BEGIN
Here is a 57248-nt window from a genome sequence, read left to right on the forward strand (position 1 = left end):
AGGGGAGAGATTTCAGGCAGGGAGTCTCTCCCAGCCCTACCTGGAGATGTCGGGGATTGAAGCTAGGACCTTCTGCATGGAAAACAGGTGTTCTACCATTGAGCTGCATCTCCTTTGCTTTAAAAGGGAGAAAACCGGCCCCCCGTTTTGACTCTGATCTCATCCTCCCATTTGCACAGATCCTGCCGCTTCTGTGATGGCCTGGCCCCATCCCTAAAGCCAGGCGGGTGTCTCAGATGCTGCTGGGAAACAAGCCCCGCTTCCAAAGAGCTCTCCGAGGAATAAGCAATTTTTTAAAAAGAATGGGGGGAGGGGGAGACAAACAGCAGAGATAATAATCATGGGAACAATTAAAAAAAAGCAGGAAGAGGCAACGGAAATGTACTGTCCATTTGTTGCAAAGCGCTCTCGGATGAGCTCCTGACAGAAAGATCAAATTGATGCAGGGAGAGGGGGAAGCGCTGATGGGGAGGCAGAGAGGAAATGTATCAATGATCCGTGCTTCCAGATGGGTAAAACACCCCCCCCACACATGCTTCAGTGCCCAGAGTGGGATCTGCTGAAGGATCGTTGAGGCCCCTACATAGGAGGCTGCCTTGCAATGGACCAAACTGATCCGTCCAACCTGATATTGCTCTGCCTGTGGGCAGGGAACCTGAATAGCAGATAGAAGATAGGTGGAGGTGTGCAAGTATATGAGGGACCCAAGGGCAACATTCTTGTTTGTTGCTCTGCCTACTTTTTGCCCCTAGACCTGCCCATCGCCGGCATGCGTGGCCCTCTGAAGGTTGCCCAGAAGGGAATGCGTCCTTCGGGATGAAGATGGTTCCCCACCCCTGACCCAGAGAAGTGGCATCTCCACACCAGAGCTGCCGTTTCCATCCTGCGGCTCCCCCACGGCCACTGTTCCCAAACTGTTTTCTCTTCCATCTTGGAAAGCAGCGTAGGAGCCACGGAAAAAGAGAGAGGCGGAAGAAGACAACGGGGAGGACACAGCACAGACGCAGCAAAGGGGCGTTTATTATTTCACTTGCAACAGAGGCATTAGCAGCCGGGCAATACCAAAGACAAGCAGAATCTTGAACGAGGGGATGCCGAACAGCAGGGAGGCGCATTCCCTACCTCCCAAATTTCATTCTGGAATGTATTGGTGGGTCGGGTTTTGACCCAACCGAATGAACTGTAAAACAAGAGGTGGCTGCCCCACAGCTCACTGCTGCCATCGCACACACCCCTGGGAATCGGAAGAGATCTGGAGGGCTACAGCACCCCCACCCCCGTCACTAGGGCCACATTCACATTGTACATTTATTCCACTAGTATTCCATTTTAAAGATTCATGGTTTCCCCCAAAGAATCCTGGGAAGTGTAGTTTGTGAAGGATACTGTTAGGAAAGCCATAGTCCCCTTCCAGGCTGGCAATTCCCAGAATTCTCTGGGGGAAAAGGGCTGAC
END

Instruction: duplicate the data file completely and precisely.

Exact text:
Here is a 57248-nt window from a genome sequence, read left to right on the forward strand (position 1 = left end):
AGGGGAGAGATTTCAGGCAGGGAGTCTCTCCCAGCCCTACCTGGAGATGTCGGGGATTGAAGCTAGGACCTTCTGCATGGAAAACAGGTGTTCTACCATTGAGCTGCATCTCCTTTGCTTTAAAAGGGAGAAAACCGGCCCCCCGTTTTGACTCTGATCTCATCCTCCCATTTGCACAGATCCTGCCGCTTCTGTGATGGCCTGGCCCCATCCCTAAAGCCAGGCGGGTGTCTCAGATGCTGCTGGGAAACAAGCCCCGCTTCCAAAGAGCTCTCCGAGGAATAAGCAATTTTTTAAAAAGAATGGGGGGAGGGGGAGACAAACAGCAGAGATAATAATCATGGGAACAATTAAAAAAAAGCAGGAAGAGGCAACGGAAATGTACTGTCCATTTGTTGCAAAGCGCTCTCGGATGAGCTCCTGACAGAAAGATCAAATTGATGCAGGGAGAGGGGGAAGCGCTGATGGGGAGGCAGAGAGGAAATGTATCAATGATCCGTGCTTCCAGATGGGTAAAACACCCCCCCCACACATGCTTCAGTGCCCAGAGTGGGATCTGCTGAAGGATCGTTGAGGCCCCTACATAGGAGGCTGCCTTGCAATGGACCAAACTGATCCGTCCAACCTGATATTGCTCTGCCTGTGGGCAGGGAACCTGAATAGCAGATAGAAGATAGGTGGAGGTGTGCAAGTATATGAGGGACCCAAGGGCAACATTCTTGTTTGTTGCTCTGCCTACTTTTTGCCCCTAGACCTGCCCATCGCCGGCATGCGTGGCCCTCTGAAGGTTGCCCAGAAGGGAATGCGTCCTTCGGGATGAAGATGGTTCCCCACCCCTGACCCAGAGAAGTGGCATCTCCACACCAGAGCTGCCGTTTCCATCCTGCGGCTCCCCCACGGCCACTGTTCCCAAACTGTTTTCTCTTCCATCTTGGAAAGCAGCGTAGGAGCCACGGAAAAAGAGAGAGGCGGAAGAAGACAACGGGGAGGACACAGCACAGACGCAGCAAAGGGGCGTTTATTATTTCACTTGCAACAGAGGCATTAGCAGCCGGGCAATACCAAAGACAAGCAGAATCTTGAACGAGGGGATGCCGAACAGCAGGGAGGCGCATTCCCTACCTCCCAAATTTCATTCTGGAATGTATTGGTGGGTCGGGTTTTGACCCAACCGAATGAACTGTAAAACAAGAGGTGGCTGCCCCACAGCTCACTGCTGCCATCGCACACACCCCTGGGAATCGGAAGAGATCTGGAGGGCTACAGCACCCCCACCCCCGTCACTAGGGCCACATTCACATTGTACATTTATTCCACTAGTATTCCATTTTAAAGATTCATGGTTTCCCCCAAAGAATCCTGGGAAGTGTAGTTTGTGAAGGATACTGTTAGGAAAGCCATAGTCCCCTTCCAGGCTGGCAATTCCCAGAATTCTCTGGGGGAAAAGGGCTGAC